If you’re stumped on what to look for in a job, here’s one piece of advice: it’s not all about the Benjamins, a.k.a. a good starting salary. For those of you just starting out in your career, it’s sometimes more important to work for a company that have programs in place to help you on your career path.
So what types of things should you look for in a company? Soon, Experience will roll out its annual Best Places to Work for Recent Grads list. Winners were selected because they truly invest in young employees, because let’s face it, most people just graduating college are still trying to figure it out. So, companies who foster an environment that encourages exploration and offers mentorship are winners in the eyes of Experience.
While Experience had their own criteria for selecting a company for Best Places, here are 5 things to keep in mind when considering a job with a new company:
1. Career Growth: Right now, it’s all about getting experience and building your resume. Try to find a company that will let you do the job that they hired you to do, but will also let you take on other projects that are outside of your day-to-day responsibilities. Even if you end up hating that “thing” you wanted to try, that’s an experience and something you know NOT to pursue anymore.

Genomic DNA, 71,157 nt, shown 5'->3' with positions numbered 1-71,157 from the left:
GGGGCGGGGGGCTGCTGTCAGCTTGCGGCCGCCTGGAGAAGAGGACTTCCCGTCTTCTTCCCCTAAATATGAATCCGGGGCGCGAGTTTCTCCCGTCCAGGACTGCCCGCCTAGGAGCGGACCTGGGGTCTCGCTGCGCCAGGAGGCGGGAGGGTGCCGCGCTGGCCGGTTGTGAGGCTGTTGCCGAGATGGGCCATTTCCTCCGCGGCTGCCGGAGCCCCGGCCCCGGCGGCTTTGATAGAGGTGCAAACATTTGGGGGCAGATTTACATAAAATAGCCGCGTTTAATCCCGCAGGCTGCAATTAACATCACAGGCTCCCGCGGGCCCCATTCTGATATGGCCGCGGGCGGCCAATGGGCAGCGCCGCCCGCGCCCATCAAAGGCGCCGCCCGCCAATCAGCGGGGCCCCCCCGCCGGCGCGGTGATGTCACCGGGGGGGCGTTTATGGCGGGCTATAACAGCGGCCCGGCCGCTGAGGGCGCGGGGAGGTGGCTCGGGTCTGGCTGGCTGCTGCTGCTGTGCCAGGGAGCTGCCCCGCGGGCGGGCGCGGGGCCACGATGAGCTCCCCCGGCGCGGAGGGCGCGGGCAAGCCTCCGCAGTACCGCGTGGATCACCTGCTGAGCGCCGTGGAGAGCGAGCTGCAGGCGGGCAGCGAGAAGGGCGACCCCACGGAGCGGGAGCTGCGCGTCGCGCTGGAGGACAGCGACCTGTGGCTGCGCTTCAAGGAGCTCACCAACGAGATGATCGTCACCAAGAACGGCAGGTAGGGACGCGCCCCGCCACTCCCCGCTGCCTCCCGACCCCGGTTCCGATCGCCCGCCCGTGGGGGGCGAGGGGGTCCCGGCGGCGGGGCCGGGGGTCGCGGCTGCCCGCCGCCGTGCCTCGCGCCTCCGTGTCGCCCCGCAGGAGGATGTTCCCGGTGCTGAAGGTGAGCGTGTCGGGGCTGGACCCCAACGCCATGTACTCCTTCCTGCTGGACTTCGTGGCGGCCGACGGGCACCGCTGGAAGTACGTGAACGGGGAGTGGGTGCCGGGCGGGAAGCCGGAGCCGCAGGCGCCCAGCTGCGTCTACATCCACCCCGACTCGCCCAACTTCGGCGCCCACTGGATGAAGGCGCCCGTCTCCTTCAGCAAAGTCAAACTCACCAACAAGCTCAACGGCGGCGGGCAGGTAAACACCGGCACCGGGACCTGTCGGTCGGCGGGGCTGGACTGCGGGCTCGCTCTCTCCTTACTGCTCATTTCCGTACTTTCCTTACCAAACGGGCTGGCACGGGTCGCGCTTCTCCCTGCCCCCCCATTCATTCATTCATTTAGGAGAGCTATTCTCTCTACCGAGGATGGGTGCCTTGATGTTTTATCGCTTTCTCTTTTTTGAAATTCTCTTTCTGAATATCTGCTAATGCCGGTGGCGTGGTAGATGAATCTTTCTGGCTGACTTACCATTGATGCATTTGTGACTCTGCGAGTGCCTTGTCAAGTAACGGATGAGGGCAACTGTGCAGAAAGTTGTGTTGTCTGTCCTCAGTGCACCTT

2. Training: Never stop learning! Once you graduate, don’t pass up the opportunity to stuff more information inside of your brain… especially on a company’s dime. Look for companies that offer tuition reimbursement, leadership training seminars, workshops, etc. It will make you more valuable to the company, and will help you climb the ladder.
3. The company mission: This is a biggie. Try to find a company that provides product and services you believe in. When that happens, you’re more jazzed about your job and won’t count the hours in the day. Heck, it will be midnight, and you won’t mind drafting up your latest idea. On the other hand, if you are considering a company that has a rather boring product/service, then see if they give back to the community and are socially responsible.
4. Mentorship: Working with someone who is older and wiser is a great way to learn the ropes of a new company. Mentors are a great resource to have when it comes to navigating through your career. Perhaps they’ll be gracious enough to tell you their mistakes so you can avoid them!
5. Salary and Benefits: This comes last when you are starting out. You would think otherwise since you have student loans to pay, but if numbers 1-4 is fulfilled, this is just the icing on the cake.
The five tips mentioned above are just some factors to consider as you begin exploring your career options. Use them as a guide when you start interviewing and of course, have your own set of criteria.